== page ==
Rebuild in North St Louis

Rebuild Foundation

Funding Received: 2013
St. Louis, MO
Funding Period: 1 year and 5 months
July 1, 2013

Inside 1419, in the future location of our brick oven; photo by Charlie Vinz

Since June, we've begun to assemble our team of building professionals that are going to help us transform 1419 into a beautiful new community art space. We've met with people in the St. Louis building department to go over our plans, which involve re-zoning the building from residential to mixed-use. Since we've done this before, they know we have a good history with this aspect of the project. Also, since the building is located in a historic district, our plans will be reviewed by the Cultural Resources Office to ensure that we comply with certain historic details.

As part of the planning process, we're also working to schedule a series of moments throughout the design and construction process to include our neighbors and primary community stakeholders. We've already held a number of clean-up days to keep the area outside of the building clear of trash and debris prior to construction, but we're planning to continue a deeper involvement in the design and build process of the building.

Recent Wins
Our Hyde Park art and design summer camp kicked off this week. Participants in the program will be thinking about the design of the exterior spaces around both 1415 and 1419 Mallinckrodt. They will also be creating custom pavers that will form the basis of walkways around the buildings. The camp will go through the first week of August.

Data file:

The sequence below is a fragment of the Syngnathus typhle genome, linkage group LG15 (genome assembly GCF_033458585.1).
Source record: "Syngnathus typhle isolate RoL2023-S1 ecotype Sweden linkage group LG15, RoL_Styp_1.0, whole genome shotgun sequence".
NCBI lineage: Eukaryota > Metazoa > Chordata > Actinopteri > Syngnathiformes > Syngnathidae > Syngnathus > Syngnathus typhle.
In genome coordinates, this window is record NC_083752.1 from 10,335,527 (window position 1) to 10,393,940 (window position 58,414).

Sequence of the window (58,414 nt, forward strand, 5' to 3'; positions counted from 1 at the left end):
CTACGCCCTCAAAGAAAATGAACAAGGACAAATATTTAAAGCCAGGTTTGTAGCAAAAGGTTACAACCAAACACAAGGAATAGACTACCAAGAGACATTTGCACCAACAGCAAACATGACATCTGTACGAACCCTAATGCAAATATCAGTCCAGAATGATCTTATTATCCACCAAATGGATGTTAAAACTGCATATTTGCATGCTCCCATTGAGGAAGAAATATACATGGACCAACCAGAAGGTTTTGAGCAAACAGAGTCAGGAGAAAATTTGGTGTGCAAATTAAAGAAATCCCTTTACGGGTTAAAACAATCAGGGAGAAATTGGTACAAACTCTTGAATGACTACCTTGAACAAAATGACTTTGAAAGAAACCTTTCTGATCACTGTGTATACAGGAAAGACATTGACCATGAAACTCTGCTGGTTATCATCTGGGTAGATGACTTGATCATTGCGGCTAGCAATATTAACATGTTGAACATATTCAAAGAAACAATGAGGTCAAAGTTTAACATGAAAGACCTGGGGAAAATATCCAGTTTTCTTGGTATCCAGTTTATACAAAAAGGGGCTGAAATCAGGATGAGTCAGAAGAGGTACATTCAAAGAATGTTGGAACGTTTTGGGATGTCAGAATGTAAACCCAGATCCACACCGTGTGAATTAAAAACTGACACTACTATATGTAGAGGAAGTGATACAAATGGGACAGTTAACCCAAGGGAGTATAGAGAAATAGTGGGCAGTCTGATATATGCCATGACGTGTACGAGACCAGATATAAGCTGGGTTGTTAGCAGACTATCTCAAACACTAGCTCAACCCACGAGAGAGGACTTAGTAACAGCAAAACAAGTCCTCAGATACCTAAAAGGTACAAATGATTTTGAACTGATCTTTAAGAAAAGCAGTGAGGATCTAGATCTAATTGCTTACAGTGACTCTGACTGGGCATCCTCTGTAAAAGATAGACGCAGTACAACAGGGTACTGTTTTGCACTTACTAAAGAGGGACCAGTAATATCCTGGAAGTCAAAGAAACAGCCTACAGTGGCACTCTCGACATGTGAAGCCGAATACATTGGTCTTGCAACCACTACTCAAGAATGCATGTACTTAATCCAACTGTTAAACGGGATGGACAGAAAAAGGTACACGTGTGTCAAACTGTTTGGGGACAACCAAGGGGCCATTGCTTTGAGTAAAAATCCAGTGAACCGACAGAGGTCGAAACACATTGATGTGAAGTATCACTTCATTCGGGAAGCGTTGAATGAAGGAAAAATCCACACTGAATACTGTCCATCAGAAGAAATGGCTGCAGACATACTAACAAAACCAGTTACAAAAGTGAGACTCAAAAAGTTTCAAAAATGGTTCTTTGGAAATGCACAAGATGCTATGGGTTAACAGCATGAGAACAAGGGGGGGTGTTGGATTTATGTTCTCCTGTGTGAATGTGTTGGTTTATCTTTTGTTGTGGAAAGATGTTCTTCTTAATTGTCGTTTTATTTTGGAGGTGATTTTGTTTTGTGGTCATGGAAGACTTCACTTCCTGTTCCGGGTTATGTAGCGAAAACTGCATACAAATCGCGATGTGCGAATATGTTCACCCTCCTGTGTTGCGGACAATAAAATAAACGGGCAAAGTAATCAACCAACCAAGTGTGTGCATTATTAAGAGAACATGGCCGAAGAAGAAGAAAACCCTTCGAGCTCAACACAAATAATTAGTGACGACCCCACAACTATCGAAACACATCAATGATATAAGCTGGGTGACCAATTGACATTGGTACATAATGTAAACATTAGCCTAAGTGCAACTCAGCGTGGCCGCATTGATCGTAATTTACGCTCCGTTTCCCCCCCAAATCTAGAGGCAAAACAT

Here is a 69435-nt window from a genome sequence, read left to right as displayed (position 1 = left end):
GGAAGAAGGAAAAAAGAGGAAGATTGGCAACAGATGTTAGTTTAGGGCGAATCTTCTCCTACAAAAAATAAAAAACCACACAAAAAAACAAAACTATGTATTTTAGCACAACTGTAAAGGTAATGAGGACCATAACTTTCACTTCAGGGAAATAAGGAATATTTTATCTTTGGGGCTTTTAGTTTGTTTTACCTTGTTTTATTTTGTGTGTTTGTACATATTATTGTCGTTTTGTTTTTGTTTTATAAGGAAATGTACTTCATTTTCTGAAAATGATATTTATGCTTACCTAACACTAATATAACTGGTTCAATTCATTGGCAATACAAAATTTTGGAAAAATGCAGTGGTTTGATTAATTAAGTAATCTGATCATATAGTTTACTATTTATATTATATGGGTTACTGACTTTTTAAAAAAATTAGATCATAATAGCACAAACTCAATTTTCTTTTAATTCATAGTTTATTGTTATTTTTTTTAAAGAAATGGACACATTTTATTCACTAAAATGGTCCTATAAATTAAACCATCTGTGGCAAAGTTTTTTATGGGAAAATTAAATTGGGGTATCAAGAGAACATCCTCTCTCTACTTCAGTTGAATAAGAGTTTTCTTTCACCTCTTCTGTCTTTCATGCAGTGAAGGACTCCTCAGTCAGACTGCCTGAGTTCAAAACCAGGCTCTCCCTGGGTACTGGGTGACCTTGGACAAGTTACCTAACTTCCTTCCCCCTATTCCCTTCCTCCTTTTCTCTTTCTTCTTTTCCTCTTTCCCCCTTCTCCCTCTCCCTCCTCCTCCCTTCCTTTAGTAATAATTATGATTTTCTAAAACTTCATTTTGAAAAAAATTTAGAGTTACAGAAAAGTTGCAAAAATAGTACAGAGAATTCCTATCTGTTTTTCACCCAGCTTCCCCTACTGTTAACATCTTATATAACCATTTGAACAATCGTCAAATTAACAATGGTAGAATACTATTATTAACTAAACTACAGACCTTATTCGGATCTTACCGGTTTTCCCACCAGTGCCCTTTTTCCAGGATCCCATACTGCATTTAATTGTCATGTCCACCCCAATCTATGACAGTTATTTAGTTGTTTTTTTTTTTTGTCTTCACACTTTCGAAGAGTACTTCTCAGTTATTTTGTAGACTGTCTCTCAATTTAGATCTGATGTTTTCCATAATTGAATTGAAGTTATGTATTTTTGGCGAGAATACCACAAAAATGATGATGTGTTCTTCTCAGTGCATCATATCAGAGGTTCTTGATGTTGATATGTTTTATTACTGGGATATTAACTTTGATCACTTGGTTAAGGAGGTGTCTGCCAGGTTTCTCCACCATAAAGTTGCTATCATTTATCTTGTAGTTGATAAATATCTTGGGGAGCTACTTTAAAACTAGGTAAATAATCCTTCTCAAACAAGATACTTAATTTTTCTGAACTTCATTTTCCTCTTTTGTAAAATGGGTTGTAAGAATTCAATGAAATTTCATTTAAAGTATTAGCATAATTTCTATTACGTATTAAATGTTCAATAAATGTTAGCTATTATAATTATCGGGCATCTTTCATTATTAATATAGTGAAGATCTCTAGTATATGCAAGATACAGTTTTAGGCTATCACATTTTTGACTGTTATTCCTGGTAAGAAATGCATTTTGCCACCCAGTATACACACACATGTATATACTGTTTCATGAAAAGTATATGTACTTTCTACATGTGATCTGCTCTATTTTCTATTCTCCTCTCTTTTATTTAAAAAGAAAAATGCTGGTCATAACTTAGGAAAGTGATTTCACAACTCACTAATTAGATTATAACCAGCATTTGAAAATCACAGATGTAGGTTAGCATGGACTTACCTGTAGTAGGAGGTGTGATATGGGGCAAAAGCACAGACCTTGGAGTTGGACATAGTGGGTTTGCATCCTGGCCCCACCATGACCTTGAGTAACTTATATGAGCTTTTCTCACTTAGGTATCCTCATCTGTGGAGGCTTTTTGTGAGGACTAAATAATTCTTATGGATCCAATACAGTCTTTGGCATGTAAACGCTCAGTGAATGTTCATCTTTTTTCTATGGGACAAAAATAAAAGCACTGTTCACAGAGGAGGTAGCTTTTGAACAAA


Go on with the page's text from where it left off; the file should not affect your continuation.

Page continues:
We welcomed Rae Chardonnay, a past St. Louis resident who now lives in Chicago, to Hyde Park. Rae does programming with us on Dorchester in Chicago and helps manage performances for the Black Monks of Mississippi. She is in residence with us for several weeks to help prep our spaces in 1415, and to help run our summer camp. She brings the wonderful welcoming energy and spirit necessary to make our spaces and programs shine.


Milling around after an evening meeting with summer camp applicants and parents at 1415; photo by Charlie Vinz

We've done a thorough walkthrough of the building with design and engineering professionals and have found that, though there is significant deterioration throughout, the structural bones of the building are in great shape. Buildings like this are wonderfully positioned to be completely reconsidered in how we can adapt them, sometimes radically, for new and relevant uses while maintaining a familiar exterior appearance. It is this mix of the familiar and new that can help people feel welcome in our spaces. The element of surprise upon seeing something familiar adapted in such a different way is then what can help visitors see the potential their communities really have.